Cojean are a French food chain who focus on healthy, fast takeaway (or eat in) food and clean, minimal decor. Their first London store in Ludgate Hill opened recently and I was asked to go along and get some photographs that showed off the interior design as well as its London location. And of course, nothing says ‘London’ more than the iconic red London bus. Continue reading Fast and French
An acronym from my former life working in finance there for you: Year to Date. Anyway, for no reason other than I want to (and it’s my blog, so why not?) here, in no particular order, is a selection of photos from my year so far. It’s been a good year; mostly interiors but with some variety, as well as the start of my personal project, Icelanders in London.
Prints of some of my images are available at nickminers.com/prints. Proceeds from the prints you buy go towards helping me pursue my personal projects. Thank you, and enjoy!
Believe it or not, ‘Little Britain’ is one of the many names given to the French region of Brittany. This ties in with the French name for it, ‘Bretagne’, as compared to their name for Great Britain, ‘Grand Bretagne’. Settled by migrants from Cornwall and other Celtic regions of the British Isles, Brittany has its own distinct identity and even has its own language, Breton (or Brezoneg) which is very similar to Cornish.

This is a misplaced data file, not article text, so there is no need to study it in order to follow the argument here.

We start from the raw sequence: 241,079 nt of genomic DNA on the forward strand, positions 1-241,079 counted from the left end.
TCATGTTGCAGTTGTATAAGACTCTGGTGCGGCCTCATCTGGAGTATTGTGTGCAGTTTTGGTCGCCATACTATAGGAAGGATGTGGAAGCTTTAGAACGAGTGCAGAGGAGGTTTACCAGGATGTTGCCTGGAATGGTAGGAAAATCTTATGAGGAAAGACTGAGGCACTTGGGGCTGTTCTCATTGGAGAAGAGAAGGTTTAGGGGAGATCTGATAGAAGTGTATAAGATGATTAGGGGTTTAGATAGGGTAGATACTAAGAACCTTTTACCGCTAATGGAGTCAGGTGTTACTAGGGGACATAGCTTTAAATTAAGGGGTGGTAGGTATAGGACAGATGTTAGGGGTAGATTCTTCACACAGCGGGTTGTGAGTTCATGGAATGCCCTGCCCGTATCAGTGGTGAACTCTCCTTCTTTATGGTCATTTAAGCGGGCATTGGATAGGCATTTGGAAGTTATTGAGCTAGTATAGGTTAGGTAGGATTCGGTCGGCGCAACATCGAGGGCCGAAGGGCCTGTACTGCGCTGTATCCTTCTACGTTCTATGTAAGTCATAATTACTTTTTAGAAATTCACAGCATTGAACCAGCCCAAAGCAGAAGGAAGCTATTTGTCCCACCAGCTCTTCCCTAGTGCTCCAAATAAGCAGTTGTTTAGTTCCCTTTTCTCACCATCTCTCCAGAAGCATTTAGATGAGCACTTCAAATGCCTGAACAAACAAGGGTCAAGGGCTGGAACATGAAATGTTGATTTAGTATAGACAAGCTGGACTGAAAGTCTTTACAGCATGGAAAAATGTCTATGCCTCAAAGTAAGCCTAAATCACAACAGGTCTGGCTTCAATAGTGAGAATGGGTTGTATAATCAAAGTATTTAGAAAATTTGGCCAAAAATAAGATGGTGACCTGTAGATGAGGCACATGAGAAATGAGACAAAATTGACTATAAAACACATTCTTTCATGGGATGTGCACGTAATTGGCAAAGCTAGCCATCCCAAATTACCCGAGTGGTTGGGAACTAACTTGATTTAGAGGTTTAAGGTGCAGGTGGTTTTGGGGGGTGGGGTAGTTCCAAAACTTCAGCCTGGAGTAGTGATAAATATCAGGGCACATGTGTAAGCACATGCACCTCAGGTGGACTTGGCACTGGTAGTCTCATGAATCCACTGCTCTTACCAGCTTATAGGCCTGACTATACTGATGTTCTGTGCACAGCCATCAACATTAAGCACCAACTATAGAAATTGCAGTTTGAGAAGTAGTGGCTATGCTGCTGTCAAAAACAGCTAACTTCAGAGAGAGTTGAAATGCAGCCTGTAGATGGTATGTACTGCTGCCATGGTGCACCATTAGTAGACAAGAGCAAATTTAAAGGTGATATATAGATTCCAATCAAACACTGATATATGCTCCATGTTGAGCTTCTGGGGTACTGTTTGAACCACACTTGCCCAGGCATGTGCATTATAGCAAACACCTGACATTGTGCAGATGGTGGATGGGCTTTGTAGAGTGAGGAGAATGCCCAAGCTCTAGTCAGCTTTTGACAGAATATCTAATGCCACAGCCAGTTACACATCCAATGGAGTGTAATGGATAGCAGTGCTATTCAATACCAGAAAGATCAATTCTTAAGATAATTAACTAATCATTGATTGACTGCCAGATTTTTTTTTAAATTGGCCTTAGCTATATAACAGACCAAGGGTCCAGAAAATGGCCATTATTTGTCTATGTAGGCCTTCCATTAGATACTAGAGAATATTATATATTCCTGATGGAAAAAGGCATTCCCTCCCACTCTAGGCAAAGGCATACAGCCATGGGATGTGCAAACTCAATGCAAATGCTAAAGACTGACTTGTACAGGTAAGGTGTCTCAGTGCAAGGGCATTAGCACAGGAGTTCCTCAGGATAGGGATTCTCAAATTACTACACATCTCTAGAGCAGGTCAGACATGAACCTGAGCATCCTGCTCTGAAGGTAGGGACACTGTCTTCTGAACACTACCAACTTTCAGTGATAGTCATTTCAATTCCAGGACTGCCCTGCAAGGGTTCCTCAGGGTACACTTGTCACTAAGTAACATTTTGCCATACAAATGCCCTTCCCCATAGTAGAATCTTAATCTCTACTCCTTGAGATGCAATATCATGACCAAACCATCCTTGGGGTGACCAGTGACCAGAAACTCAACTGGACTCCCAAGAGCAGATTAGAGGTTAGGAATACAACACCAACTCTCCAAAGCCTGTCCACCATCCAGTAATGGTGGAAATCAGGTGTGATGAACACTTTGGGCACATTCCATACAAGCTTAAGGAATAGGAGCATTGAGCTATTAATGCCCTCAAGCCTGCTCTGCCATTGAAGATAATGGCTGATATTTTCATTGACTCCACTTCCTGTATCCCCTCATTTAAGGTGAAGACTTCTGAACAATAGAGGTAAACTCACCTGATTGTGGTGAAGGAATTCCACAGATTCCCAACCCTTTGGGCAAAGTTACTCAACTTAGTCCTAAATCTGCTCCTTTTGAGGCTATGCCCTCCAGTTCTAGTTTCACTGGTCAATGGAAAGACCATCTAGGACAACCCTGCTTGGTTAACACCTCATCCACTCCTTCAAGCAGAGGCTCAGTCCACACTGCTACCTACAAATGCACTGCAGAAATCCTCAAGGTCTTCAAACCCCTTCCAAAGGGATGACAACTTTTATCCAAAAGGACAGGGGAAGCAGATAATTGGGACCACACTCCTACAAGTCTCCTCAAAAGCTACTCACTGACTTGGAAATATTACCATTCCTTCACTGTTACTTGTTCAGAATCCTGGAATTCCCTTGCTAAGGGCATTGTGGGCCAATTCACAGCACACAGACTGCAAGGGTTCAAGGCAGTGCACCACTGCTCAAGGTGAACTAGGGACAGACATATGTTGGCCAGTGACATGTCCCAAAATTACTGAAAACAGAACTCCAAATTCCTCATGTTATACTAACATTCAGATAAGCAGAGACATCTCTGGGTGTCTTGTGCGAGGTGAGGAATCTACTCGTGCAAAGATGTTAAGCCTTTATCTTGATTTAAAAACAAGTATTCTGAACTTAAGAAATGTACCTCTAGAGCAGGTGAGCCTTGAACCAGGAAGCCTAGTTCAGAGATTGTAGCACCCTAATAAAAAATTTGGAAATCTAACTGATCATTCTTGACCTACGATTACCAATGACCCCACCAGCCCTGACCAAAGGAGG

I recently visited on a family holiday, staying in the region known as ‘Cornouaille’ in the south west of Brittany, near the city of Quimper. Some photos are online on my site, and all are available to buy as prints. Please feel free to have a browse by clicking here.
I have just returned from a fantastic road trip across France to the Spanish city of Barcelona. Our route took us from Calais in the extreme north of France, through Clermont-Ferrand in the Massif Central, an elevated section of France where the autoroute reaches altitudes of over 1200m above sea level. Further south the autoroute crosses the Viaduc de Millau, one of the tallest bridges in the world, which spans (and rivals as a spectacle) the Gorges du Tarn near Millau in the Aveyron département. After leaving the Massif Central, we drove through the Mediterranean south coast alongside Montpellier and Perpignan, before crossing the border with Spain to the east of the Pyrenees.
Five nights in Barcelona were barely enough to see what this amazing city and its surrounding area has to offer, but we managed to see some of the Catalan architect Antoni Gaudi’s most famous work, including the Parc Güell, and the simply breathtaking Temple Expiatori de la Sagrada Familia (Church of the Holy Family), which, nearly 100 years after Gaudi’s death, is still under construction to this day. To the north of the city, the monastery of Monserrat lies 1,000m above the surrounding countryside on one of Spain’s most beloved mountains.
Our route back took us through the Pyrenees to the medieval French fortified city of Carcasonne, and back to the Viaduc de Millau where we approached from beneath, rather than crossing it, to get a different perspective. As we approached Clermont-Ferrand for a second time, the skies over the Massif Central gave us a rather impressive send-off with one of the most stunning sunsets I have ever seen.